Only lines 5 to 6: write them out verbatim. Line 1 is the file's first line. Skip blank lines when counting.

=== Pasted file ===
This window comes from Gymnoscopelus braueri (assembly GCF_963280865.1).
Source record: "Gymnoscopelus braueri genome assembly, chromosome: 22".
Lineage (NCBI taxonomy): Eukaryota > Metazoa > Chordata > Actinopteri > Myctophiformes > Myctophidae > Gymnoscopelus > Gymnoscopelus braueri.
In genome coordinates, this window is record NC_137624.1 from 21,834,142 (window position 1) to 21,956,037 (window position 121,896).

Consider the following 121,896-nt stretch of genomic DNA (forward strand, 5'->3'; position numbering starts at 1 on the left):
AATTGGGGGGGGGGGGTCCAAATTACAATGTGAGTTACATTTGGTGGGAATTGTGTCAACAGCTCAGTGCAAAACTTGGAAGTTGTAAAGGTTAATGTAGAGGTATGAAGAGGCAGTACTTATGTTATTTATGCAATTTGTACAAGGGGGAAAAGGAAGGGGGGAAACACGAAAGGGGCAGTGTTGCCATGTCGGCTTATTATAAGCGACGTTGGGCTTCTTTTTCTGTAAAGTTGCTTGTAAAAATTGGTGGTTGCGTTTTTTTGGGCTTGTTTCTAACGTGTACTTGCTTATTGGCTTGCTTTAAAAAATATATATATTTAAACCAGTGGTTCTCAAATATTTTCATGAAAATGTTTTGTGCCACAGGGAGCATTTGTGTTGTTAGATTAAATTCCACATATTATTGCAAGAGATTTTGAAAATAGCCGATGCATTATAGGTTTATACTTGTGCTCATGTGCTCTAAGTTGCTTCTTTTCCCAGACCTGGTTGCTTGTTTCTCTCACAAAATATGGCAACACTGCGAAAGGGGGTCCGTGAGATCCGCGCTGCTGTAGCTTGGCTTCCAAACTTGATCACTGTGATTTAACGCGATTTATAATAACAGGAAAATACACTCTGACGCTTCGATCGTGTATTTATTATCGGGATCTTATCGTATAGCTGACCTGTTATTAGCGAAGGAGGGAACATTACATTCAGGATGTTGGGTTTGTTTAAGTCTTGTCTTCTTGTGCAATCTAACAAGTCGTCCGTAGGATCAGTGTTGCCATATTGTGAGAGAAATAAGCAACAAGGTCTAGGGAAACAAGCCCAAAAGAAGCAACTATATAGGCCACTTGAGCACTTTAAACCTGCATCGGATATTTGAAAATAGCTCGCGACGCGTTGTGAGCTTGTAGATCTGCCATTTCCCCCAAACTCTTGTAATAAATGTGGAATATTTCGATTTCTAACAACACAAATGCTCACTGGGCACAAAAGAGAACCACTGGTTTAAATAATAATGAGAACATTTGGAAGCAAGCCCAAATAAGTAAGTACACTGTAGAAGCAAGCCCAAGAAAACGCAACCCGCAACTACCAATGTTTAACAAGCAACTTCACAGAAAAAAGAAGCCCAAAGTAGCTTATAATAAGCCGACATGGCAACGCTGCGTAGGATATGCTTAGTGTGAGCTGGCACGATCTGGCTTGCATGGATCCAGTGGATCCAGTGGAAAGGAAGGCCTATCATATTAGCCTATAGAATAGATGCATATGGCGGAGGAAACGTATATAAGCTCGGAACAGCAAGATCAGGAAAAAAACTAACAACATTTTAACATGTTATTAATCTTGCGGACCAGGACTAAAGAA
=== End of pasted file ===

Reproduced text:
Consider the following 121,896-nt stretch of genomic DNA (forward strand, 5'->3'; position numbering starts at 1 on the left):
AATTGGGGGGGGGGGGTCCAAATTACAATGTGAGTTACATTTGGTGGGAATTGTGTCAACAGCTCAGTGCAAAACTTGGAAGTTGTAAAGGTTAATGTAGAGGTATGAAGAGGCAGTACTTATGTTATTTATGCAATTTGTACAAGGGGGAAAAGGAAGGGGGGAAACACGAAAGGGGCAGTGTTGCCATGTCGGCTTATTATAAGCGACGTTGGGCTTCTTTTTCTGTAAAGTTGCTTGTAAAAATTGGTGGTTGCGTTTTTTTGGGCTTGTTTCTAACGTGTACTTGCTTATTGGCTTGCTTTAAAAAATATATATATTTAAACCAGTGGTTCTCAAATATTTTCATGAAAATGTTTTGTGCCACAGGGAGCATTTGTGTTGTTAGATTAAATTCCACATATTATTGCAAGAGATTTTGAAAATAGCCGATGCATTATAGGTTTATACTTGTGCTCATGTGCTCTAAGTTGCTTCTTTTCCCAGACCTGGTTGCTTGTTTCTCTCACAAAATATGGCAACACTGCGAAAGGGGGTCCGTGAGATCCGCGCTGCTGTAGCTTGGCTTCCAAACTTGATCACTGTGATTTAACGCGATTTATAATAACAGGAAAATACACTCTGACGCTTCGATCGTGTATTTATTATCGGGATCTTATCGTATAGCTGACCTGTTATTAGCGAAGGAGGGAACATTACATTCAGGATGTTGGGTTTGTTTAAGTCTTGTCTTCTTGTGCAATCTAACAAGTCGTCCGTAGGATCAGTGTTGCCATATTGTGAGAGAAATAAGCAACAAGGTCTAGGGAAACAAGCCCAAAAGAAGCAACTATATAGGCCACTTGAGCACTTTAAACCTGCATCGGATATTTGAAAATAGCTCGCGACGCGTTGTGAGCTTGTAGATCTGCCATTTCCCCCAAACTCTTGTAATAAATGTGGAATATTTCGATTTCTAACAACACAAATGCTCACTGGGCACAAAAGAGAACCACTGGTTTAAATAATAATGAGAACATTTGGAAGCAAGCCCAAATAAGTAAGTACACTGTAGAAGCAAGCCCAAGAAAACGCAACCCGCAACTACCAATGTTTAACAAGCAACTTCACAGAAAAAAGAAGCCCAAAGTAGCTTATAATAAGCCGACATGGCAACGCTGCGTAGGATATGCTTAGTGTGAGCTGGCACGATCTGGCTTGCATGGATCCAGTGGATCCAGTGGAAAGGAAGGCCTATCATATTAGCCTATAGAATAGATGCATATGGCGGAGGAAACGTATATAAGCTCGGAACAGCAAGATCAGGAAAAAAACTAACAACATTTTAACATGTTATTAATCTTGCGGACCAGGACTAAAGAA